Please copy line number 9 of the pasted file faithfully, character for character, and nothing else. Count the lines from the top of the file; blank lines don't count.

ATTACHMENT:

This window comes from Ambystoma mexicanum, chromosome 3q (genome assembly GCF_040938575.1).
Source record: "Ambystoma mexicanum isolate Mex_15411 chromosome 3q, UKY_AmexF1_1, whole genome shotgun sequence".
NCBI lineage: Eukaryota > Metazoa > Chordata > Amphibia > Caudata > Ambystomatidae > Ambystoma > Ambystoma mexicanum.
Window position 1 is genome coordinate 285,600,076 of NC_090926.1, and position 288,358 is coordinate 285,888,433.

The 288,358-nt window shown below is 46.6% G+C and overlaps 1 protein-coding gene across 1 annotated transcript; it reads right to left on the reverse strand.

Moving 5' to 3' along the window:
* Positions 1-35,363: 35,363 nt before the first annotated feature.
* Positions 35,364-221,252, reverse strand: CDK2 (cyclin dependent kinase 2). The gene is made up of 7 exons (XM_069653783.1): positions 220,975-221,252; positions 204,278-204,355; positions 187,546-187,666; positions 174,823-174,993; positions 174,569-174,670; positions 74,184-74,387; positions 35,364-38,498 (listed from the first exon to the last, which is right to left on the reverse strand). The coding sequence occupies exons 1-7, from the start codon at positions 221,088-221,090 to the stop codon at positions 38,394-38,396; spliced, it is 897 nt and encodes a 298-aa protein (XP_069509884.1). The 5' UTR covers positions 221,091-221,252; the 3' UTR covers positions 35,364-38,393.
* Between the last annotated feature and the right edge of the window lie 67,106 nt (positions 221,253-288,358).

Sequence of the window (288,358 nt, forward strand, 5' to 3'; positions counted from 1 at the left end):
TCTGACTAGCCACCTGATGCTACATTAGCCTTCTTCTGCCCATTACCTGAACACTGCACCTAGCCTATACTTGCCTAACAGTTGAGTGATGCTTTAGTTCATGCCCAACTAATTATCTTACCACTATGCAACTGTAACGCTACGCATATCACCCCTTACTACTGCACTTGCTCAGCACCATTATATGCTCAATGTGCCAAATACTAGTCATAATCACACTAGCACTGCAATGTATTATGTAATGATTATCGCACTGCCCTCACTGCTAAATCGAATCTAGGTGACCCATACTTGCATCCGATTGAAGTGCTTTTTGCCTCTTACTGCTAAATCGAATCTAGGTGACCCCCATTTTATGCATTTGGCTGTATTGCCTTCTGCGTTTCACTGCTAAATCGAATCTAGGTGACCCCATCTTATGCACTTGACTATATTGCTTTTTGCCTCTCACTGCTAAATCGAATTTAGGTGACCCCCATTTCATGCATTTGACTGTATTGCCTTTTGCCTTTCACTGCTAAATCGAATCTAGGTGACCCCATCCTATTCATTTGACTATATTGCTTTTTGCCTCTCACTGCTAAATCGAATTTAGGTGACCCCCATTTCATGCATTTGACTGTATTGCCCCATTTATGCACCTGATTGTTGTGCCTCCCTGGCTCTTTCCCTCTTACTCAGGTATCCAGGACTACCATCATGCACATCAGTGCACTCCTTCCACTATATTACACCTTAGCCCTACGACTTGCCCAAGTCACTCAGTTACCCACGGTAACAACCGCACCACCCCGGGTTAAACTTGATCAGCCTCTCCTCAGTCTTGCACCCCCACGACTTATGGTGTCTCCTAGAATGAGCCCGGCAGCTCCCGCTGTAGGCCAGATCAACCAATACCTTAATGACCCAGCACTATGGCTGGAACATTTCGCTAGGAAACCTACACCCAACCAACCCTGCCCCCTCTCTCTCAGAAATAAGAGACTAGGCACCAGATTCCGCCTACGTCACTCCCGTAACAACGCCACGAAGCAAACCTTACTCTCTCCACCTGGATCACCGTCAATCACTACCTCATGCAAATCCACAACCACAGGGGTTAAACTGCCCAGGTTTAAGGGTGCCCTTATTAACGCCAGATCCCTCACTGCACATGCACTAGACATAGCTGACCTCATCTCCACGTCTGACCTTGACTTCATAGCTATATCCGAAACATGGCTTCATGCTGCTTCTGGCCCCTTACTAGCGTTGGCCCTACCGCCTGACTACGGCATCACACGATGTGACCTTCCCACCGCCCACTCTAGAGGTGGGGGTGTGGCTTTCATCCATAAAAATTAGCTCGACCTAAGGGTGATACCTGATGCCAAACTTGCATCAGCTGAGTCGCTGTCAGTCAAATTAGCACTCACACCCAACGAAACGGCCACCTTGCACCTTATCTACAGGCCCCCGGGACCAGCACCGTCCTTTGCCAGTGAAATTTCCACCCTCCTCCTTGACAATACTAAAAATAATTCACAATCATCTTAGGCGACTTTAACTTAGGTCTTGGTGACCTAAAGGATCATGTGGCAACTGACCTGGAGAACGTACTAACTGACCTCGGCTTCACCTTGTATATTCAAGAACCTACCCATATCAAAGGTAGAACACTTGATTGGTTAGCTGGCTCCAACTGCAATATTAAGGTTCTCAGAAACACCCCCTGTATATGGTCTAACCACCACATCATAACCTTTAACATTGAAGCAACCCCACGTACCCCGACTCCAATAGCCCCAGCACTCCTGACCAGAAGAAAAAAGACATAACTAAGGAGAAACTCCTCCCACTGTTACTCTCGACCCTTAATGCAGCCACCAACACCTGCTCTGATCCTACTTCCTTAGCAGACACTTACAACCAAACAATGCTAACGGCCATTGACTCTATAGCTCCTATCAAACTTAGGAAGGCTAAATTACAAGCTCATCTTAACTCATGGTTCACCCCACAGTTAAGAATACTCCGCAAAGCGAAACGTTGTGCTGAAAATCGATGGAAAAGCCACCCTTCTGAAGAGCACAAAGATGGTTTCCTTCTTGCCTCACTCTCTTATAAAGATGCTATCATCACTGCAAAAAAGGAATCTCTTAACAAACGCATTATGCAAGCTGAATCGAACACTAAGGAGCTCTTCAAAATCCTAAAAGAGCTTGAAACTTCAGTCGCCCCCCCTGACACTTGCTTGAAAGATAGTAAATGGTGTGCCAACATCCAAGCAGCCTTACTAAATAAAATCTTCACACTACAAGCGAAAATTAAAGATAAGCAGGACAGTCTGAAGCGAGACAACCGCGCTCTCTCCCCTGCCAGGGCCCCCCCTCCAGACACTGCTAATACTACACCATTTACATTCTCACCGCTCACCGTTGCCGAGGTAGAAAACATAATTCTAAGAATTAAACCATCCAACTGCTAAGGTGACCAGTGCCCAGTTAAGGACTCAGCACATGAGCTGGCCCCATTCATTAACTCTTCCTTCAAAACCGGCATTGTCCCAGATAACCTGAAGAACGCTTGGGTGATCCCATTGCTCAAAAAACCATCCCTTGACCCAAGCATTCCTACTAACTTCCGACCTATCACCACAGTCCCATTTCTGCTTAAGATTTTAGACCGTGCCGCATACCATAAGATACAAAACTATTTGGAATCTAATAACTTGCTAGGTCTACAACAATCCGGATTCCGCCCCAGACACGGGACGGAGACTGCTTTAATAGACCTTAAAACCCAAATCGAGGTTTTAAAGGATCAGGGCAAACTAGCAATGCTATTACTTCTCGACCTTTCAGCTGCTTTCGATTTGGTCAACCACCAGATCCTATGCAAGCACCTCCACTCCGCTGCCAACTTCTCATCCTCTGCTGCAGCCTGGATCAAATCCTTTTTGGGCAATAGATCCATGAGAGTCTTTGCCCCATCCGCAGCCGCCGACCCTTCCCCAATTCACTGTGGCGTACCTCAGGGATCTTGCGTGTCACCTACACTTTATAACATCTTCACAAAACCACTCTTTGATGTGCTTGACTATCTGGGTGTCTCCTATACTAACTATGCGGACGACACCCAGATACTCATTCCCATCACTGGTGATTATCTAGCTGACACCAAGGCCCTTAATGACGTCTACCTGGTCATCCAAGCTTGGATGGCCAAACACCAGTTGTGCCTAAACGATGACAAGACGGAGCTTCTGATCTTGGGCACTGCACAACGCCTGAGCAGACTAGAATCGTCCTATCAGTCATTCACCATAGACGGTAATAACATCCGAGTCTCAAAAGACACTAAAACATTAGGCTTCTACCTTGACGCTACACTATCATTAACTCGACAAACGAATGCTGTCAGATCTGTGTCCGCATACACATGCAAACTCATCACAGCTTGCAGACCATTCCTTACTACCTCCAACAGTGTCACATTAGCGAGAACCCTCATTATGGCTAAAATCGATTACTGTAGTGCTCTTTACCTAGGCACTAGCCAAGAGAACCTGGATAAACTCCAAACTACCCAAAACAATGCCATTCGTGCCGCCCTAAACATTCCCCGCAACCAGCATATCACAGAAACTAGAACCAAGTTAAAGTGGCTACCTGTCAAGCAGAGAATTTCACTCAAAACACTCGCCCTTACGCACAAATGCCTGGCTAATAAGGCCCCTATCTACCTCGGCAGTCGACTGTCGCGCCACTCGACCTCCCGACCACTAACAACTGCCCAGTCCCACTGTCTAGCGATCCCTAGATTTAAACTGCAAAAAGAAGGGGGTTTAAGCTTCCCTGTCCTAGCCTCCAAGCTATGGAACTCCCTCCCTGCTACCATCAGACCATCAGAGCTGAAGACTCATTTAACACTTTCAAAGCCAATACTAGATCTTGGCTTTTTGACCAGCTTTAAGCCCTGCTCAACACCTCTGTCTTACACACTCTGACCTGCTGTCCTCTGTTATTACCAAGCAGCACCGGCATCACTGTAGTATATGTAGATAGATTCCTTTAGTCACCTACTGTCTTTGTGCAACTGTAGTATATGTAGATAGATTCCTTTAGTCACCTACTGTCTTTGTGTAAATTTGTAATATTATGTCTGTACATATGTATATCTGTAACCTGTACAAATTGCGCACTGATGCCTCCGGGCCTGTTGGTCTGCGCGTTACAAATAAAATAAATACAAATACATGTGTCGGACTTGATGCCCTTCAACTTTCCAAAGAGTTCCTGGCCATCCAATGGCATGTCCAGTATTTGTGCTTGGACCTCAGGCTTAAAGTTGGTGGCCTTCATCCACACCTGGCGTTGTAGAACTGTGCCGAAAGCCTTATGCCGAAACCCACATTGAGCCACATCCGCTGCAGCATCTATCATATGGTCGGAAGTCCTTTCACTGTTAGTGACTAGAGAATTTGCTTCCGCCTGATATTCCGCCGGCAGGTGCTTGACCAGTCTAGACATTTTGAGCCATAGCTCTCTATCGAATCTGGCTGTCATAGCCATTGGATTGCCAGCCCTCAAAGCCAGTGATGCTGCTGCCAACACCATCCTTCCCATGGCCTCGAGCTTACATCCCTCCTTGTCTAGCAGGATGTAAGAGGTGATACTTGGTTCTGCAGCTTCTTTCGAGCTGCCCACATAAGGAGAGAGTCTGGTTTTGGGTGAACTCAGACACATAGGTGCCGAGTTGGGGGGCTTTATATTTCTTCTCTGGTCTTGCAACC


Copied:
* Between the last annotated feature and the right edge of the window lie 67,106 nt (positions 221,253-288,358).